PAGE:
Denounce “crimes against women, children” in Families, Archbishop Urges South Africans

Archbishop Buti Joseph Tlhagale during the Ministry and Vocations Fair marking the Archdiocesan phase of the World Meeting of Families. Credit: ACI Africa

There is need to denounce and expose persons behind violence in families, including “crimes against women and children,” the Catholic Archbishop of South Africa’s Johannesburg Archdiocese has said.

In his homily during the Eucharistic celebration held at St. Peter's Catholic Church in Kagiso 1 of Johannesburg Archdiocese in honor of victims of the July 28 sexual assault of eight women in Krugersdorp, Archbishop Buti Joseph Tlhagale condemned the incident, and described the perpetrators as “enemies in our families and communities”.

“We are appealing to men and saying, what has happened is below any human being's dignity,” Archbishop Tlhagale said September 1 in reference to the eight women aged between 19 to 37 who were victims of multiple rapes whilst shooting a music video near a mine dump in Krugersdorp, Johannesburg in South Africa.

Alluding to the claim the vice of rape has its origin in families and the wide circle of friends and acquaintances, the South African Archbishop cautioned against silence.

Archbishop Tlhagale said, “When family violence occurs, we sometimes hide the crime and do not discuss it. We believe that loyalty to family is more important than loyalty to the gospel, which is a wrong attitude.”


“Those who commit crimes against women and children should be identified, removed from the family, and, ideally, reported to the police,” he said, and added, “They should be regarded as enemies in our families and communities. We must continue to denounce such actions.”

On August 10, authorities in South Africa charged seven men with 32 counts of rape after a mass assault at an abandoned mine near Johannesburg, BBC News reported.

The men were among more than 60 suspects who appeared in court on immigration and firearms charges. They are believed to be illegal migrants to South Africa.

In his September 1 homily, Archbishop Tlhagale emphasized the importance of Church’s teachings on human dignity and the “common equality” of women and men in the eyes of God.

“Being created in God's image gives us a common dignity, a common equality before God,” he said, and added, “Jesus’ death on the cross removed the wall of hostility between male and female.”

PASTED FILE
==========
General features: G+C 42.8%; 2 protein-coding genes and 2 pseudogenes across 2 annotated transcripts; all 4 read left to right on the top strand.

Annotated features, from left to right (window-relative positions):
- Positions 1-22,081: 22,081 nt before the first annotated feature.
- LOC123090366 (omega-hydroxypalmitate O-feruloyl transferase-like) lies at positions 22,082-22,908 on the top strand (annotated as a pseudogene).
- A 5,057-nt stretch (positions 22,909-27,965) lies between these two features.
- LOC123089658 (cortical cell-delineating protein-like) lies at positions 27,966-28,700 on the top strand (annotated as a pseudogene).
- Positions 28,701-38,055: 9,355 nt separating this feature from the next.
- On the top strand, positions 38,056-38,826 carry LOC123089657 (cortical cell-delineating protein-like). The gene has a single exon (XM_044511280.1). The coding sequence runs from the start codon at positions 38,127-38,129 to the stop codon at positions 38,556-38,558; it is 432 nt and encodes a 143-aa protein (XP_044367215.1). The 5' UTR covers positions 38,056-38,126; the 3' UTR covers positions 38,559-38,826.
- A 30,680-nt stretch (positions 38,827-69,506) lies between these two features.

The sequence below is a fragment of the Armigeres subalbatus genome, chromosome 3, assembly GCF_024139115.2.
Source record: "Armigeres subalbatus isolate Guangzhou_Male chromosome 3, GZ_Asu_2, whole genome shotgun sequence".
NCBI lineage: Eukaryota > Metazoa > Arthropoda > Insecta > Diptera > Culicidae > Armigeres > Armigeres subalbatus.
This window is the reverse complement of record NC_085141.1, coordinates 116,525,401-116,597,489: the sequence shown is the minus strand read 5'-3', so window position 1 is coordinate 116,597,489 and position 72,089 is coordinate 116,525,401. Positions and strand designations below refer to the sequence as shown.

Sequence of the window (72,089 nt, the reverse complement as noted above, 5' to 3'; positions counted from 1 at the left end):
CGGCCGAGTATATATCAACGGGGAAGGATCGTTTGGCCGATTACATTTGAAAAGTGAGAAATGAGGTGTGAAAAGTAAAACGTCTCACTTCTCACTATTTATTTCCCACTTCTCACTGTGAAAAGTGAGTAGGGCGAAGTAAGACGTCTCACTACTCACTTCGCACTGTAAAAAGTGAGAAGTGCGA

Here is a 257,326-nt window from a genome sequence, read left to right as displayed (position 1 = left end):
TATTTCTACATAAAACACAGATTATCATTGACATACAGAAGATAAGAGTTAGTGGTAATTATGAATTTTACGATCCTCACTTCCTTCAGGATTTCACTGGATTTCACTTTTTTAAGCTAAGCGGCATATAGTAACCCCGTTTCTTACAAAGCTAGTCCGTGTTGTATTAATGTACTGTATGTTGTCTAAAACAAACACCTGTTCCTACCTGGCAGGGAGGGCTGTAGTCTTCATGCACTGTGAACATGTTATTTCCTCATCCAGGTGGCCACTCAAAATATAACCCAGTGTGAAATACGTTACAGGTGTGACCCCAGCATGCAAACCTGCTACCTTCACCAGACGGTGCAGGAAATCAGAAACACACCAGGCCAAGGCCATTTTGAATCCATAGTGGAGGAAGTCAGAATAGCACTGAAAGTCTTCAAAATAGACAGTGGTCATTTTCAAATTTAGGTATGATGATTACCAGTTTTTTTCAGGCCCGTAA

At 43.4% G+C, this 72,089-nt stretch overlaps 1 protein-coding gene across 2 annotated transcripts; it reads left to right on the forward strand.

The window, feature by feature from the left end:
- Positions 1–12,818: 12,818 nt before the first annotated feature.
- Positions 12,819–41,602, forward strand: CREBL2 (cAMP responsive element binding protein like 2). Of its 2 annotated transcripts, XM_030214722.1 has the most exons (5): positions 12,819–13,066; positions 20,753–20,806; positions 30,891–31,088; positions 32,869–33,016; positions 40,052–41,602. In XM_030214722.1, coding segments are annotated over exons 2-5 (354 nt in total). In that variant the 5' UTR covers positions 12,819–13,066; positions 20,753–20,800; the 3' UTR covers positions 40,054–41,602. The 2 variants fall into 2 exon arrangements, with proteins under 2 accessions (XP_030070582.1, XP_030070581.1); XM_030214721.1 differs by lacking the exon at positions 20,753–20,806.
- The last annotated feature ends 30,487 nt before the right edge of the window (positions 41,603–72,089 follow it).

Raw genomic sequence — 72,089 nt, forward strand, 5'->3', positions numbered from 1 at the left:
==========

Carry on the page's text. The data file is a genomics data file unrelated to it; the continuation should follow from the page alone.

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“To be baptized in the name of God also gives us a common dignity,” the member of the Missionary Oblates of Mary Immaculate (OMI) further said, adding, “We are all made members through baptism of the body of Christ. We therefore are equal before God, and should be equal to our neighbors.”

Archbishop Tlhagale who has been Local Ordinary of Johannesburg since June 2003 blamed violence at family level on the failure of the people of God to take seriously the teachings of the Catholic Church.

“We are lukewarm towards these teachings, and thus this explains our half faith, explains the violence, domestic violence against women, and the killing of women by men,” he lamented, and continued, “One can conclude that those of us men who are involved in these crimes against women, we probably don't believe in these teachings at all.”

“We are so selfish that we don't even believe that others should treat us the way we would treat them,” the 74-year-old Archbishop who started his Episcopal Ministry as Archbishop of South Africa’s Bloemfontein Archdiocese in April 1999 said.

He called upon teachers of John Martin’s Primary School who participated in the September 1 Holy Mass to “teach boys at school about honor, self-pride, about chivalry”.


“It should always be an honor for a man to treat their partners, their wives with love and honor,” Archbishop Tlhagale said.

He added, “We should share the same dignity before God and others, and be proud to profess that common dignity in order to become the watchdogs of honest behavior, so that we can truly be the reflection of God's image in ourselves.”

Sheila Pires is a veteran radio and television Mozambican journalist based in South Africa. She studied communications at the University of South Africa. She is passionate about writing on the works of the Church through Catholic journalism.